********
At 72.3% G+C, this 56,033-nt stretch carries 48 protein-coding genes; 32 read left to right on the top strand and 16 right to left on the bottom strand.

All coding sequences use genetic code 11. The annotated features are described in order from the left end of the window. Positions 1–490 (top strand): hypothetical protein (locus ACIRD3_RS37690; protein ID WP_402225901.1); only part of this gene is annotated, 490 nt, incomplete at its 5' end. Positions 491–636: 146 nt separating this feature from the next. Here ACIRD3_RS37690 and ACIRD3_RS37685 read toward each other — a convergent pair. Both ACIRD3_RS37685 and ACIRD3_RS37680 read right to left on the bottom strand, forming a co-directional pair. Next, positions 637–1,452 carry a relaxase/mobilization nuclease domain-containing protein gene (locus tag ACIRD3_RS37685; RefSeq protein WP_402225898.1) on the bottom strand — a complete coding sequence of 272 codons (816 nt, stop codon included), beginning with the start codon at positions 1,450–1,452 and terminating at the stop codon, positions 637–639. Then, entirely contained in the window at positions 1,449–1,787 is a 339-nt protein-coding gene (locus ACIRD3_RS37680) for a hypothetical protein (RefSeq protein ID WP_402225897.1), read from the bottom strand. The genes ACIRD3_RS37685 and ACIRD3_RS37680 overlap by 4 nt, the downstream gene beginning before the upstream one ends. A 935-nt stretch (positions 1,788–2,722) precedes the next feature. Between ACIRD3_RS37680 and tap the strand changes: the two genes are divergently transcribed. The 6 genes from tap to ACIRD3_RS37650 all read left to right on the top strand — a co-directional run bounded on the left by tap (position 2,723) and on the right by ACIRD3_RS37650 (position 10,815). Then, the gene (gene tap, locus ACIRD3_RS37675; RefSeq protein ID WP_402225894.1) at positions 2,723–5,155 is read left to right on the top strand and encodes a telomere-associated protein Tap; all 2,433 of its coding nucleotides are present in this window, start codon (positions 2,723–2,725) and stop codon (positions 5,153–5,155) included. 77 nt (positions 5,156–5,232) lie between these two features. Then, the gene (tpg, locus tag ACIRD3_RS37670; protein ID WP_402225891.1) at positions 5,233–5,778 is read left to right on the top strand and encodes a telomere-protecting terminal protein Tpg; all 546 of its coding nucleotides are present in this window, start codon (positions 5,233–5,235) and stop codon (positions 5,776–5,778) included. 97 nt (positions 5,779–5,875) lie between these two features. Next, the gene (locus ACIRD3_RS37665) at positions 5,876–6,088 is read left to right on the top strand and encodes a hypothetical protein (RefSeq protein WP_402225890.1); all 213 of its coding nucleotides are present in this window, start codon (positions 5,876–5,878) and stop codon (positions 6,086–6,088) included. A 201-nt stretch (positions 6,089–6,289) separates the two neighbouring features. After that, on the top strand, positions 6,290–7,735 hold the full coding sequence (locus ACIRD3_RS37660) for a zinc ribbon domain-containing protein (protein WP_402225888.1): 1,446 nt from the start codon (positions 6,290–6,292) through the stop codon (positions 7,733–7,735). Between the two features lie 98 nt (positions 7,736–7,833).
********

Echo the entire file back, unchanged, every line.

At 72.3% G+C, this 56,033-nt stretch carries 48 protein-coding genes; 32 read left to right on the top strand and 16 right to left on the bottom strand.

All coding sequences use genetic code 11. The annotated features are described in order from the left end of the window. Positions 1–490 (top strand): hypothetical protein (locus ACIRD3_RS37690; protein ID WP_402225901.1); only part of this gene is annotated, 490 nt, incomplete at its 5' end. Positions 491–636: 146 nt separating this feature from the next. Here ACIRD3_RS37690 and ACIRD3_RS37685 read toward each other — a convergent pair. Both ACIRD3_RS37685 and ACIRD3_RS37680 read right to left on the bottom strand, forming a co-directional pair. Next, positions 637–1,452 carry a relaxase/mobilization nuclease domain-containing protein gene (locus tag ACIRD3_RS37685; RefSeq protein WP_402225898.1) on the bottom strand — a complete coding sequence of 272 codons (816 nt, stop codon included), beginning with the start codon at positions 1,450–1,452 and terminating at the stop codon, positions 637–639. Then, entirely contained in the window at positions 1,449–1,787 is a 339-nt protein-coding gene (locus ACIRD3_RS37680) for a hypothetical protein (RefSeq protein ID WP_402225897.1), read from the bottom strand. The genes ACIRD3_RS37685 and ACIRD3_RS37680 overlap by 4 nt, the downstream gene beginning before the upstream one ends. A 935-nt stretch (positions 1,788–2,722) precedes the next feature. Between ACIRD3_RS37680 and tap the strand changes: the two genes are divergently transcribed. The 6 genes from tap to ACIRD3_RS37650 all read left to right on the top strand — a co-directional run bounded on the left by tap (position 2,723) and on the right by ACIRD3_RS37650 (position 10,815). Then, the gene (gene tap, locus ACIRD3_RS37675; RefSeq protein ID WP_402225894.1) at positions 2,723–5,155 is read left to right on the top strand and encodes a telomere-associated protein Tap; all 2,433 of its coding nucleotides are present in this window, start codon (positions 2,723–2,725) and stop codon (positions 5,153–5,155) included. 77 nt (positions 5,156–5,232) lie between these two features. Then, the gene (tpg, locus tag ACIRD3_RS37670; protein ID WP_402225891.1) at positions 5,233–5,778 is read left to right on the top strand and encodes a telomere-protecting terminal protein Tpg; all 546 of its coding nucleotides are present in this window, start codon (positions 5,233–5,235) and stop codon (positions 5,776–5,778) included. 97 nt (positions 5,779–5,875) lie between these two features. Next, the gene (locus ACIRD3_RS37665) at positions 5,876–6,088 is read left to right on the top strand and encodes a hypothetical protein (RefSeq protein WP_402225890.1); all 213 of its coding nucleotides are present in this window, start codon (positions 5,876–5,878) and stop codon (positions 6,086–6,088) included. A 201-nt stretch (positions 6,089–6,289) separates the two neighbouring features. After that, on the top strand, positions 6,290–7,735 hold the full coding sequence (locus ACIRD3_RS37660) for a zinc ribbon domain-containing protein (protein WP_402225888.1): 1,446 nt from the start codon (positions 6,290–6,292) through the stop codon (positions 7,733–7,735). Between the two features lie 98 nt (positions 7,736–7,833).